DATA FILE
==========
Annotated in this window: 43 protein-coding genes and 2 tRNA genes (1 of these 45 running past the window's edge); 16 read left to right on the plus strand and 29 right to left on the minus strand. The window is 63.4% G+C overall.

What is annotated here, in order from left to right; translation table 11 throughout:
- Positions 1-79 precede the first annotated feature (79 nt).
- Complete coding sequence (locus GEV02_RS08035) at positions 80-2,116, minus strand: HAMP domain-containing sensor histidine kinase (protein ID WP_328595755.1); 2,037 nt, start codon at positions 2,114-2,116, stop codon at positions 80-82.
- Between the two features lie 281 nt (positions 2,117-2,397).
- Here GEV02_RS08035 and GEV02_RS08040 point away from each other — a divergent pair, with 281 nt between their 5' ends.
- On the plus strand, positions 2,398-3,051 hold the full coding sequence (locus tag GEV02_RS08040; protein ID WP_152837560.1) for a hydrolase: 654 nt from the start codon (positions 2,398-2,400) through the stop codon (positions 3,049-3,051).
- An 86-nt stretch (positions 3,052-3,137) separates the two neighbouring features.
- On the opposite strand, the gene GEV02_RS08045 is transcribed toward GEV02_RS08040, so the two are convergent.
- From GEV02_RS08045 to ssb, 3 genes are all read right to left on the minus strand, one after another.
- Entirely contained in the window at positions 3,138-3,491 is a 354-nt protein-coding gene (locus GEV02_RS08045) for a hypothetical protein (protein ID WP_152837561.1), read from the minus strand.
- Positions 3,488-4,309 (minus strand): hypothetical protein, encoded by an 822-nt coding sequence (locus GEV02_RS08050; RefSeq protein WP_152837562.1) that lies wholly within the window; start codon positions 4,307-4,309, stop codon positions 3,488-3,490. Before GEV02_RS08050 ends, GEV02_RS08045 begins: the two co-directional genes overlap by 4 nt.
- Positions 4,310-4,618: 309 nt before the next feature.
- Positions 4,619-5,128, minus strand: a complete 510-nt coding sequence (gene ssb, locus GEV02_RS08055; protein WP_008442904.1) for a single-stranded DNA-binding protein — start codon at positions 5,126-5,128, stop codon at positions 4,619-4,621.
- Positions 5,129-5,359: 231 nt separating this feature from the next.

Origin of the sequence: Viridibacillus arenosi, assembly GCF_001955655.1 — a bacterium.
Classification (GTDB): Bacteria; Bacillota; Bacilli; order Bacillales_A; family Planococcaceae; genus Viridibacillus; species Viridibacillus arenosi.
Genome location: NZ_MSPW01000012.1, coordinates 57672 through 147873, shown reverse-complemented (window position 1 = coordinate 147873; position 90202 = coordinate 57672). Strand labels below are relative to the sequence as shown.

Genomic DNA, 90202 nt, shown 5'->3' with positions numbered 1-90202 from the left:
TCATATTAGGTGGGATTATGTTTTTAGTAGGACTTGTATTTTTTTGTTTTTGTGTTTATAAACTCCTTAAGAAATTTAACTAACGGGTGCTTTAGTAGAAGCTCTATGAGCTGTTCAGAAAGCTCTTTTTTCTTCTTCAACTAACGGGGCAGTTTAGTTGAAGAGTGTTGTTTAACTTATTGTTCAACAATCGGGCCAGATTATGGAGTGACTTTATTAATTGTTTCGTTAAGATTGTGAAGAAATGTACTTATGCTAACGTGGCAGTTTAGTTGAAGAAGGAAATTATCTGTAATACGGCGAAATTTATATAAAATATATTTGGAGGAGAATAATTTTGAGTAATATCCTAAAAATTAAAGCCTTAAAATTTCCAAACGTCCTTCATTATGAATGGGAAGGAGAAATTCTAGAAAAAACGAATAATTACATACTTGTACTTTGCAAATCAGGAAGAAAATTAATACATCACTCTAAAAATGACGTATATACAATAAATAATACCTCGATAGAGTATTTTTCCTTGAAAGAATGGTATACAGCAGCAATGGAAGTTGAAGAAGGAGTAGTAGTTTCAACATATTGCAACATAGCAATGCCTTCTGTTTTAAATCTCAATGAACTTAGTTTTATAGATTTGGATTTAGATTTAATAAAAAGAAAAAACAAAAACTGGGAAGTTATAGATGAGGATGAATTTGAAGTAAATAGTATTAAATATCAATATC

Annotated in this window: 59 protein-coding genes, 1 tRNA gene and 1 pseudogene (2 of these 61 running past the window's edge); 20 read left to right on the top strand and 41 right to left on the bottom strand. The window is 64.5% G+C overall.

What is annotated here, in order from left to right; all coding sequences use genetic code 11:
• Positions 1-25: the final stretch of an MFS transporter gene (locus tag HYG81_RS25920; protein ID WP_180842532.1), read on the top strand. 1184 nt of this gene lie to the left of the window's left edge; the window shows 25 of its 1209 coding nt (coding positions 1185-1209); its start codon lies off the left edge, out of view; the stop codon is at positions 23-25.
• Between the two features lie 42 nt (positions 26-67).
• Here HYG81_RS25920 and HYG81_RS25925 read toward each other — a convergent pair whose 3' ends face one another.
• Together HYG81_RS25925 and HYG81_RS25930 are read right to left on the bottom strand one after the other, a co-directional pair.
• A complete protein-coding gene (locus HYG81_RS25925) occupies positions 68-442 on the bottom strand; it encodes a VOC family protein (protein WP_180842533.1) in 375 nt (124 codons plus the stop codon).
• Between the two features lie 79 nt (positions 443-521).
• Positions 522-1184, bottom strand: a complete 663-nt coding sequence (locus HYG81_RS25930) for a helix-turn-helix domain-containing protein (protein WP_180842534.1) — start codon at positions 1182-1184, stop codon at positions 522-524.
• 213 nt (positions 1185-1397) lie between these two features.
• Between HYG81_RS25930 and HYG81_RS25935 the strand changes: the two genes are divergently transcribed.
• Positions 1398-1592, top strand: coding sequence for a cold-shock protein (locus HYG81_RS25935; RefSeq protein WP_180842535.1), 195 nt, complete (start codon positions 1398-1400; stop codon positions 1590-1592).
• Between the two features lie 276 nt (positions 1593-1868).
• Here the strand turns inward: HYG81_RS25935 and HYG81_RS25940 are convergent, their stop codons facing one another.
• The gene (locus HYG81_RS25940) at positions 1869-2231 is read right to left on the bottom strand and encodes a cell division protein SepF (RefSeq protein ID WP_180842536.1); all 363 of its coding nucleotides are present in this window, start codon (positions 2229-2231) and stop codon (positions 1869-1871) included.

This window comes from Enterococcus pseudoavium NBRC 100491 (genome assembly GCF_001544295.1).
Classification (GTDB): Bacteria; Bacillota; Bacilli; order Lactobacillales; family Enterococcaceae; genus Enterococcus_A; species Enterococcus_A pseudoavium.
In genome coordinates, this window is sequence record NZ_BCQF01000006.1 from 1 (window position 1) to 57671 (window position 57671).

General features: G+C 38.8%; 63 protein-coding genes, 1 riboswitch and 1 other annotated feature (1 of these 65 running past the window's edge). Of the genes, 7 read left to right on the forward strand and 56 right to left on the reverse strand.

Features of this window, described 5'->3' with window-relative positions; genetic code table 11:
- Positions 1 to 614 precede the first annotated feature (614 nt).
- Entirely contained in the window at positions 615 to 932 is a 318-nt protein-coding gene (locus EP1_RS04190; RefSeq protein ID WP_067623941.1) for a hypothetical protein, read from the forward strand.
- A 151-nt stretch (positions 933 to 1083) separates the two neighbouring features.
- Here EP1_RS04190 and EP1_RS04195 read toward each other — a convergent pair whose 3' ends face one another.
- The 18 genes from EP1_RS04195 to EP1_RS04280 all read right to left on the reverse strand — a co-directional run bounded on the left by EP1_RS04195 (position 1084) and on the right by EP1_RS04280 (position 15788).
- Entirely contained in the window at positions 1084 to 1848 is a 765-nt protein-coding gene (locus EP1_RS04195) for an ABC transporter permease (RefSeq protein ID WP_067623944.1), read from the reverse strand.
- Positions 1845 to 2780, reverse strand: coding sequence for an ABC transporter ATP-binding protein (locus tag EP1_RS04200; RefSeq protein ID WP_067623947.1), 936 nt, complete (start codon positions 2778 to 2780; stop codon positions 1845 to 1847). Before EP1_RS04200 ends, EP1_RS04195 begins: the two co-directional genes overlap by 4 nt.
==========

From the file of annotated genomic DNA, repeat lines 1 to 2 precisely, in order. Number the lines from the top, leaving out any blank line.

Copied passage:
Annotated in this window: 43 protein-coding genes and 2 tRNA genes (1 of these 45 running past the window's edge); 16 read left to right on the plus strand and 29 right to left on the minus strand. The window is 63.4% G+C overall.

What is annotated here, in order from left to right; translation table 11 throughout: